His mum is a spoon. His dad is a fork. And he's a bit of both. He's Spork!
Spork sticks out in the regimented world of the cutlery drawer. The spoons think he's too pointy, while the forks find him too round. He never gets chosen to be at the table at mealtimes until one day a very messy ... thing arrives in the kitchen who has never heard of cutlery customs. Will Spork finally find his place at the table?
This “multi-cutlery” tale is a humorous and lively commentary on individuality and tolerance. Its high-spirited illustrations capture the experience and emotions of anyone who has ever wondered about their place in the world.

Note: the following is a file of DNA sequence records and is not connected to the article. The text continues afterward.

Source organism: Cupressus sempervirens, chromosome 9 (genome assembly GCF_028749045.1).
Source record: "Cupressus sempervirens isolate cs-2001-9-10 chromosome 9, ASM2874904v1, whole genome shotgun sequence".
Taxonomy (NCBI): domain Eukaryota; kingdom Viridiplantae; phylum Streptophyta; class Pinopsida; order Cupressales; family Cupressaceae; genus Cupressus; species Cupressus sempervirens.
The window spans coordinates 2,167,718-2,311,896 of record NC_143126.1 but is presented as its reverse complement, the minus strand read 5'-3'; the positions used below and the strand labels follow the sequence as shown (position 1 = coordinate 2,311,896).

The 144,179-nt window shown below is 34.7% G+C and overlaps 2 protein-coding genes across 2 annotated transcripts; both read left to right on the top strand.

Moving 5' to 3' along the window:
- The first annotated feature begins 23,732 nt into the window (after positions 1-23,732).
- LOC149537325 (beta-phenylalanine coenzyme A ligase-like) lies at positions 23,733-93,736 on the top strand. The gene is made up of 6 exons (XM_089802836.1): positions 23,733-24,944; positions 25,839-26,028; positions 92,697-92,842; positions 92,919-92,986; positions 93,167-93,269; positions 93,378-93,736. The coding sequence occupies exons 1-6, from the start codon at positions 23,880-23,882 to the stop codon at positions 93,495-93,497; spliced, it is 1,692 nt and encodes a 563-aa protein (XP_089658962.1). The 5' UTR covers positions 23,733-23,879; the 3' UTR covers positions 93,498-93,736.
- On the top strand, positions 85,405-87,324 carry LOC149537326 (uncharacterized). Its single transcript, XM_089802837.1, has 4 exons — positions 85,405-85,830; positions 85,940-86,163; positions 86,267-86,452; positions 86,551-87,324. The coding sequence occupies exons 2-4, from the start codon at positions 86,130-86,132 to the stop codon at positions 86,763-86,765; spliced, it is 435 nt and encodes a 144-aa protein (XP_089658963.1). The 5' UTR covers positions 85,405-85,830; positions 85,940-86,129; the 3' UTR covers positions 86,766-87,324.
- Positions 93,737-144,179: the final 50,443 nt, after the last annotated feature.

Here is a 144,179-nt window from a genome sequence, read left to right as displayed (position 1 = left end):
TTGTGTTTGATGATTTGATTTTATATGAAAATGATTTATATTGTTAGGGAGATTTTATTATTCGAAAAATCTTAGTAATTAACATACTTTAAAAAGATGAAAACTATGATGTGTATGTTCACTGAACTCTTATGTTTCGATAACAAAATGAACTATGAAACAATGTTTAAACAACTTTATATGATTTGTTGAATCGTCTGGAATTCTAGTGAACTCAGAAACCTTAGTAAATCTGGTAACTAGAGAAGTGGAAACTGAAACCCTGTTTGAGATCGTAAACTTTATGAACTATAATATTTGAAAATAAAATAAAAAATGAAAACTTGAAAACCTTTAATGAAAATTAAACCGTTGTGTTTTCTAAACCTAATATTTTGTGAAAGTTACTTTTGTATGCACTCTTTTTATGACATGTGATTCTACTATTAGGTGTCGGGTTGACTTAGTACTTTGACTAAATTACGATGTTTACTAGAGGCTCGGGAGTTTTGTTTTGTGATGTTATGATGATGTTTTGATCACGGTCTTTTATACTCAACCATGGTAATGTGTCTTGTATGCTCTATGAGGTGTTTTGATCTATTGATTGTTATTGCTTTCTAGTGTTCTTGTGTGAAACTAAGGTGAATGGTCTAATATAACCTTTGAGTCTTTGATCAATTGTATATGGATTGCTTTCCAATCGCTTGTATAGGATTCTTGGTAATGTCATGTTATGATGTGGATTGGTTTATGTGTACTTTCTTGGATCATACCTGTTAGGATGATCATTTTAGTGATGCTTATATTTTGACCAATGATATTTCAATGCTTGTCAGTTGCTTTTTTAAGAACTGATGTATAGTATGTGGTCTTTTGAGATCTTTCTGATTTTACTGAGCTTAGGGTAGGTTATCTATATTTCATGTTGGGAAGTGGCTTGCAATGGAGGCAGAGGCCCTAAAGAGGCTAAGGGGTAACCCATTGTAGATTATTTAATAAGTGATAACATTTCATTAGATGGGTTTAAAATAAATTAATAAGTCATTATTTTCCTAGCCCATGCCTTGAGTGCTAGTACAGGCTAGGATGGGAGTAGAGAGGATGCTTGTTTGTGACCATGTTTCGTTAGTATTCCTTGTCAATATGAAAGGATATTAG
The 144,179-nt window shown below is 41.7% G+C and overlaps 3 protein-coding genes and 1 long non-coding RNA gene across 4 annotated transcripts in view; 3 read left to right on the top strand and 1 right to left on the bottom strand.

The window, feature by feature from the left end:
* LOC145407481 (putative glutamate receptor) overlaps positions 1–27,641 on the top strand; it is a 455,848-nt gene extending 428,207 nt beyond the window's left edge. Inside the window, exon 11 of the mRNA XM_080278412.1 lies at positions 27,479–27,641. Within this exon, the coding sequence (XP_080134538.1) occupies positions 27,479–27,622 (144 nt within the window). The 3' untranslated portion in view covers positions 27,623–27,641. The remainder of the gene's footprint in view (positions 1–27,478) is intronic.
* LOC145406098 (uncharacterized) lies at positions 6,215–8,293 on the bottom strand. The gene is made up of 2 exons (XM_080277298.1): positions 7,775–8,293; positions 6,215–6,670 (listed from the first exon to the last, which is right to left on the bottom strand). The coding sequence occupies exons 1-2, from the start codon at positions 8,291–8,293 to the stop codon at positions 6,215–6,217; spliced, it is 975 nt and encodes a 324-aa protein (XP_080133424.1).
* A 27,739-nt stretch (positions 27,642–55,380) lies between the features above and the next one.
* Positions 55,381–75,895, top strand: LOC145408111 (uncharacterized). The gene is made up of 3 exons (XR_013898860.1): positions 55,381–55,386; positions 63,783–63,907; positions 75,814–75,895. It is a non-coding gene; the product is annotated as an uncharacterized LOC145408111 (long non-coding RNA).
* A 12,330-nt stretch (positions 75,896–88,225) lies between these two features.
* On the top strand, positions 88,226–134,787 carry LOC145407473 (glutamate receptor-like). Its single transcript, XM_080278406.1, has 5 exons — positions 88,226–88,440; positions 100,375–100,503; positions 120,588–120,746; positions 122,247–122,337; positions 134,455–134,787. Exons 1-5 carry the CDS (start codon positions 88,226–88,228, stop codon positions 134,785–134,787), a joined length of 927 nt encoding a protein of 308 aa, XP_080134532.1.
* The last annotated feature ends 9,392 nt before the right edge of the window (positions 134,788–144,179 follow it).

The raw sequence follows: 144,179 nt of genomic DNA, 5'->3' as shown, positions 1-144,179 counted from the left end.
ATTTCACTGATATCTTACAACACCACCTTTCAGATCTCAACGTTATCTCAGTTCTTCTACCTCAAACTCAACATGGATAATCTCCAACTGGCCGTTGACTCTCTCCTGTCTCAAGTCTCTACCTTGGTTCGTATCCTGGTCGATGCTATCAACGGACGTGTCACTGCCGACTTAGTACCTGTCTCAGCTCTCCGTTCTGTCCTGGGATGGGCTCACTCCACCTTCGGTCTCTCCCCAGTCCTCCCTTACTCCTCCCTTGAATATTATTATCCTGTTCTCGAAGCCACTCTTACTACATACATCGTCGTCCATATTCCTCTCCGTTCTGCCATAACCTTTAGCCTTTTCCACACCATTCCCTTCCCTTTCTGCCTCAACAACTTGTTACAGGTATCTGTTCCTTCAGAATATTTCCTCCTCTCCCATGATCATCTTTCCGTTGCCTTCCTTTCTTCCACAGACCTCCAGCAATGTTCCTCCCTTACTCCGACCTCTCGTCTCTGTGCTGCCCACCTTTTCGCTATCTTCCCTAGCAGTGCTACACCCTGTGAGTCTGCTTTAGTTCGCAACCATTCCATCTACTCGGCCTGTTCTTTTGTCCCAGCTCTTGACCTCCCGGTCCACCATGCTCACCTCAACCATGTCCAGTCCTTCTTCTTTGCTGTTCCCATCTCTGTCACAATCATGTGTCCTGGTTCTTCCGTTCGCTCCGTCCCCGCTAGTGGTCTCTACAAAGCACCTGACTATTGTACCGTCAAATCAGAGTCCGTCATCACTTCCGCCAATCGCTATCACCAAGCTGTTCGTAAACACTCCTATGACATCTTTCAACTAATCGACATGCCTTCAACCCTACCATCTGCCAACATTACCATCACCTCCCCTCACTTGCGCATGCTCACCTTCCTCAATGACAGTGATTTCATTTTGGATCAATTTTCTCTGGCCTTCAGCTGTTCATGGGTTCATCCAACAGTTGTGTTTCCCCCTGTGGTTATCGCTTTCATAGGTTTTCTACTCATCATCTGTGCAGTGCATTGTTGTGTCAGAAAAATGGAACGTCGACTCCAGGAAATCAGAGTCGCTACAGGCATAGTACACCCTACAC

... the lighthearted storytelling and whimsical mixed-media illustrations will draw readers in, and adults will find the book to be a useful conversation starter for the topics of race, difference, and acceptance.
... her message of acceptance will resonate, particularly with parents.
Arsenault's expressive drawings of an un-happy spork are instantly winning.
It's a story that could wilt under the weight of moral high-mindedness, but the graceful voice of Maclear, making her children's book debut, keeps it light and entertaining.
While some picture-book tales have difficulty promoting the 'different can be good' message without slipping into deep didactism, Maclear's text feels nearly effortless. The inanimate-object identification also pairs brilliantly with Arsenault's melding of mixed media and digital art.